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Sarah Wayer International Junior Miss Florida Teen

This article is written by a student writer from the Her Campus at UWF chapter.

In her short time here, Sarah Wayer has proven to be a wonderful addition to the University of West Florida. She is the Vice President of Orphan to Heir and is Miss Florida Teen. Once we found out about her title as Miss Florida Teen, we had to know all about her role and her experience with pageants.   

Her Campus: What is your favorite thing about being International Junior Miss Florida Teen?


Sarah Wayer: “I love being a role model for young girls. It is so fun to see their reactions when I am at an event in my crown and banner. Last Halloween, I was at the Fall Festival in Crestview, and a young girl came up and asked me for a picture. She said she wanted to be a princess too. I also felt so honored to represent Florida at IJM Internationals 2018. It was an experience I will never forget.”


HC: What did you like the most about competing in the International Junior Miss Pageant?


SW: “I have two things that I liked most about competing at IJM Internationals 2018. The first is the girls I meet. I met so many amazing and accomplished girls from around the world. My second favorite part of competing at IJM Internationals was being on stage and competing for the title of International Junior Miss Teen. Words cannot explain the adrenaline rush that came when I stepped onto the stage. I love the sense of accomplishment I feel when I walk off knowing I presented my best self. “

HC: What are your peers’ responses when they discover you are Miss Florida Teen?


SW: “The immediate reaction is surprise usually followed with “That’s so cool!” I don’t walk around in my crown and banner on a daily basis, so when I tell people, they are shocked then supportive and want to know more about my pageant experience.”


HC: What motivated you to participate in pageants?


SW: “I competed in my first pageant when I was fourteen. It was a decision my mom and I made together. My first pageant was a natural pageant meaning it focused on building confidence in girls and was advertised as being sort of a beginner’s pageant, so we felt it was a good first step. I was also entering high school and wanted to develop my confidence.  After that first pageant, I was hooked. I love the challenge pageants present. I also love the constant self-improvement that comes with preparation.”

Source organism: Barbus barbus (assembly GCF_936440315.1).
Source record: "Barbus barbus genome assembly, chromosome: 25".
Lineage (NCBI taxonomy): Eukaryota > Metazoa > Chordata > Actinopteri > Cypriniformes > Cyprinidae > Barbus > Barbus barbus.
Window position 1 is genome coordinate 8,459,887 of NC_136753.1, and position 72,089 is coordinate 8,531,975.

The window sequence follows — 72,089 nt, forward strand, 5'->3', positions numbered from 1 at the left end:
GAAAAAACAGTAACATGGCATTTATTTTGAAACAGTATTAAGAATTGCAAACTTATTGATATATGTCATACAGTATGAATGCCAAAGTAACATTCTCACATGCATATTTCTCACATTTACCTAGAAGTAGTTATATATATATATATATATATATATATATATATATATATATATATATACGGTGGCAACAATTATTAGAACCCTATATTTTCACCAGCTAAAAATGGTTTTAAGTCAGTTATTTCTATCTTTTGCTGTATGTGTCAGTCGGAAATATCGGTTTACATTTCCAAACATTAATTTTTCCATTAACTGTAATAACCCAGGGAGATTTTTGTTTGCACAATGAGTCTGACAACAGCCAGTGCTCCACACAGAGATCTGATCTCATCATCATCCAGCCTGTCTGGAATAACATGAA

HC: What have you learned about yourself through your experience in pageants?


SW: “Pageantry has taught me so much about the world and myself. It pulled me out of my shell and taught me how to hold meaningful conversations with people. In interview, I have about a minute with each judge to show them my best qualities and convince them I am the best girl for the job. When talking to contestants, I learned to push myself to meet new people and relate to girls from many different backgrounds and walks of life. I have learned about the importance of investing in myself and my experiences to help me achieve my goals. The most important thing I have learned from pageants is confidence. I learned that people will have different opinions about me, but no matter what, I should never apologize for being my best and most confident self.”


HC: Are you going to continue competing in pageants?


SW: “I have made the difficult decision of taking a break from pageantry to focus on other aspects of my life. I want my sole focus to be on getting into graduate school and enjoying my final year of undergraduate school. That being said, I am so grateful for the experiences that I had with pageants and the people I got to meet along the way because they are a huge part of who I am.”


HC: How do you manage to juggle being the VP of Orphan to Heir, Miss Florida Teen, a member of Alpha Chi Omega, and a full-time student?  


SW: “If I am being honest, I have no idea. I think it comes from knowing my priorities. I know my limits and try not to over commit myself. That means saying no to a lot of good things, so I can say yes to the best thing. It also means making mistakes and learning from them. Most importantly, I have an amazing support system.”


HC: Since you will be graduating from UWF this school year, what advice would you tell incoming students?


SW: “Just be sure you like the person you are becoming. If you don’t, it’s never too late to make new decisions, meet new people and try again. College can be scary. But take it all one day at a time. You are going to meet some pretty awesome people, find opportunity to grow and make memories that last a lifetime.”

Gina Castro is a junior at the University of West Florida where she is double majoring in English Literature and Journalism. She is currently the Editor-in-Chief of Her Campus UWF and an editorial intern for Ballinger Publishing. Since her sophomore year, she has been an active member of her university's Her Campus chapter. When she's not researching new stories to write articles about, she is watching knitting tutorials or obsessing over Toni Morrison.